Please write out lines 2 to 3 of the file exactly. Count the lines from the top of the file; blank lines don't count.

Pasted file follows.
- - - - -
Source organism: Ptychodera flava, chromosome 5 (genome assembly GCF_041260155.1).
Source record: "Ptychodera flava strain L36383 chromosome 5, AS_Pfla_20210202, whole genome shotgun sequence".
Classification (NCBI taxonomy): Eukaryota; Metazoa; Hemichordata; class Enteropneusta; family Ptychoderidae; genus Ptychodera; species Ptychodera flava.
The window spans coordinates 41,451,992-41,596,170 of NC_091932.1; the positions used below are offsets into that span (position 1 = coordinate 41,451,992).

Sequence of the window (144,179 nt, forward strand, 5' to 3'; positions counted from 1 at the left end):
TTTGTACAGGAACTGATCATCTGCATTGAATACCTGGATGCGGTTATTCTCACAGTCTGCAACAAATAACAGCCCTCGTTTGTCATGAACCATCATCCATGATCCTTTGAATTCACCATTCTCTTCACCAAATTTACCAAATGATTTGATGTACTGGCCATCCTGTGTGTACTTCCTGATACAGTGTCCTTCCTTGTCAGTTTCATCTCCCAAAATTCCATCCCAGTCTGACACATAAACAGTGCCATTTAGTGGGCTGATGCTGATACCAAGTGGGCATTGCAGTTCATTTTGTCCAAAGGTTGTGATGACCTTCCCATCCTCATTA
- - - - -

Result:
Source record: "Ptychodera flava strain L36383 chromosome 5, AS_Pfla_20210202, whole genome shotgun sequence".
Classification (NCBI taxonomy): Eukaryota; Metazoa; Hemichordata; class Enteropneusta; family Ptychoderidae; genus Ptychodera; species Ptychodera flava.